First it was Apple, the Amazon, and soon after Microsoft. Now, it’s Google’s turn to claim the bragging rights of being a $1 trillion company among its US tech firm colleagues.
The Big 9 0s
In the big leagues of Silicon Valley, reaching a $1 trillion valuation has always been seen as the unreachable threshold that separates industry legends from budding innovator firms. Apple made history in 2018 when it was the first to reach it, and now, Google has finally crossed that coveted finish line.
Currently, the three trillion-dollar US tech firms are Apple, Microsoft, and Google. Amazon dropped a few billions since it earned the accolade and is now worth $924.52 billion as of this writing, not too far off.
Internationally, the only company rivaling these giants is Saudi Aramco, the petroleum giant that recently held the world’s largest IPO.
The most recent earnings report of Alphabet, Google’s parent company, was that of Q3 2019, reported late October of that year.
Here’s how the company did in comparison to analysts’ expectations, as per CNBC:
- Earnings per share: $10.12 vs. $12.42 per share expected, per Refinitiv consensus estimates.
- Revenue: $40.5 billion vs. $40.32 billion expected, per Refinitiv consensus estimates.
- Traffic acquisition costs: $7.49 billion vs. $7.48 billion, according to FactSet.
- Paid clicks on Google properties from Q3 2018 to Q3 2019: 18%
- Cost-per-click on Google properties from Q3 2018 to Q3 2019: -2%
As expected, advertising still represents a majority of Google’s revenue, with it scoring $33.92 billion in Q3, compared to $28.95 billion Q3 2018.
Google’s “other revenue,” which includes hardware like its Pixel phones and cloud products, came in at $6.43 billion, surpassing expectations of $6.32 billion, according to Factset.
In fact, Google has been putting great emphases on this “other” category, like most rivals. It bought out wearable firm Fitbit last year, and is investing in everything from autonomous cars to healthcare and the cloud and much more.
Q4 results are expected to be released in February.
It’s not all sunshine and rainbows for Google
While Google has a lot to celebrate with this latest achievement, it’s got a lot to dread as well.
Google has been in the crosshairs of regulators for a very long time for user privacy malpractices it’s suspected of. Most tech companies in the business of commoditizing data have recevied their fair share of scrutiny in recent years. From Facebook, to Apple and others, none have been spared. Not long ago, in the summer of 2019, Facebook was fined $5 billion by the US Federal Trade Commission (FTC), a record-breaking number to this day. Still, some industry experts believed Facebook got off lightly given its transgressions.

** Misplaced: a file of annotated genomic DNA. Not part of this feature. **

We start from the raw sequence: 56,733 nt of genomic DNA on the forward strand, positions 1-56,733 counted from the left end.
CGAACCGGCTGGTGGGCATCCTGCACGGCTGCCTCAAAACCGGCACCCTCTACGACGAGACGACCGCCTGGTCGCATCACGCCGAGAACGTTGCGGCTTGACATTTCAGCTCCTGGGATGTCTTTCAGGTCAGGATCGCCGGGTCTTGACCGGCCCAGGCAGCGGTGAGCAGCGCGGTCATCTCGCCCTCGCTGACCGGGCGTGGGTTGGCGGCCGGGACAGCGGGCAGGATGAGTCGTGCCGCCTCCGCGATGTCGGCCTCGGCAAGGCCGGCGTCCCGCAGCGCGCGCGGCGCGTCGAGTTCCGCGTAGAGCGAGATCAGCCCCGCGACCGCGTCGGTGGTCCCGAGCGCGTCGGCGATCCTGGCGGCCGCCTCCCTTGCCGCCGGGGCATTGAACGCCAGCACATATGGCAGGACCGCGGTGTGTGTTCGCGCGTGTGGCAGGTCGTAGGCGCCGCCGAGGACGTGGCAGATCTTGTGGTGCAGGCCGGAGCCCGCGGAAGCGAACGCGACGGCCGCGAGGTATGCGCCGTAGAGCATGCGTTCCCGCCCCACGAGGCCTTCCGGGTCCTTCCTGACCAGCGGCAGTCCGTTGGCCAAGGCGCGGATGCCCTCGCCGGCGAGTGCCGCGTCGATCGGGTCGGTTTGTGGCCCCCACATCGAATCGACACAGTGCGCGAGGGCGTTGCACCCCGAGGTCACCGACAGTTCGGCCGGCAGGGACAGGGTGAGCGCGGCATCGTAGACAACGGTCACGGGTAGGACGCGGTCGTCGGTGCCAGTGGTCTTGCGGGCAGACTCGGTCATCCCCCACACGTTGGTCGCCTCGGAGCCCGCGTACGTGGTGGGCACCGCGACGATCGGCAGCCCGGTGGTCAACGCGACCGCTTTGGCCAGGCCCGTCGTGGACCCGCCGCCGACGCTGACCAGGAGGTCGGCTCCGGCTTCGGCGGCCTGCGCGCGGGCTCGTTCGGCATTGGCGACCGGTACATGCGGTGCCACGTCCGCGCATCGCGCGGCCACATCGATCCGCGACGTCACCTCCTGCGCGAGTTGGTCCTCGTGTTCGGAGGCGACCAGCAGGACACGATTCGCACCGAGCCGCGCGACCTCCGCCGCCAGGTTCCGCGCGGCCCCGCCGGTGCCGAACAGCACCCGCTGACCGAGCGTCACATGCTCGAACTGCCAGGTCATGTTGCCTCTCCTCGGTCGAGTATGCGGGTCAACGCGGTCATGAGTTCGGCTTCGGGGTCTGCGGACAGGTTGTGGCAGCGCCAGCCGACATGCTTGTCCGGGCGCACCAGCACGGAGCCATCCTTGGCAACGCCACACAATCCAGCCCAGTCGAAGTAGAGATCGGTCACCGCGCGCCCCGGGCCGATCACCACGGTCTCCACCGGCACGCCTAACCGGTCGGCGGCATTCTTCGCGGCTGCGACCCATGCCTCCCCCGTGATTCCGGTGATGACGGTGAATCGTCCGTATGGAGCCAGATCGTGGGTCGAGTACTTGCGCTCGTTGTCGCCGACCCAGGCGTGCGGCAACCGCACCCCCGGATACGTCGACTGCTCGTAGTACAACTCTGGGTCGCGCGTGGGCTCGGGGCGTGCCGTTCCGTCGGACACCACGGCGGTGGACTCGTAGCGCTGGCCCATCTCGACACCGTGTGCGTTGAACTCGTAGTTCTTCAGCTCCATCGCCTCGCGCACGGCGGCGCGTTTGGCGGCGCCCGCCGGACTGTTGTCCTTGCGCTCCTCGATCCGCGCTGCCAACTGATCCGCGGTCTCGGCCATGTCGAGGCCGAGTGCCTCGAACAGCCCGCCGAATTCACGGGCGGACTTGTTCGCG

Today, Google faces similar scrutiny. After all, the search engine turned megabrand holds one of the largest collections of user data in the world, and as such, is being held accountable for the way it handles this information.
As per Reuters, Google has always said that it uses data to better its services and that users can manage, delete and transfer their data at any time. We hear similar PR talk from Facebook when similarly probed.
Trouble in paradise?
Google’s corporate code of conduct has long been “Don’t be evil,” since 2000.
Since May 2018, this was no longer the case, with only a small mention of it at the bottom of the 6300-word official document.
It seems the fairytale-like slogan has lost all meaning for Google, as the company now struggles with internal strife.
“For years, Google was seen as the gold standard of office life,” CNN writes. “The company pushed workplace culture to new frontiers with enviable benefits such as free meals, office slides, onsite childcare and an emphasis on transparency. But Google is quickly developing a very different reputation as it confronts a mounting backlash from its own employees.”
From accusations of mishandling inter-employee misconduct, to opposition from employees about the company being involved in US military projects, as well as firing employees that have protested company practices, the reality reflects serious trouble in paradise.
Achieving $1 trillion valuation might be a call for celebration for the famed search giant, but it’s far from smooth sailing going forward.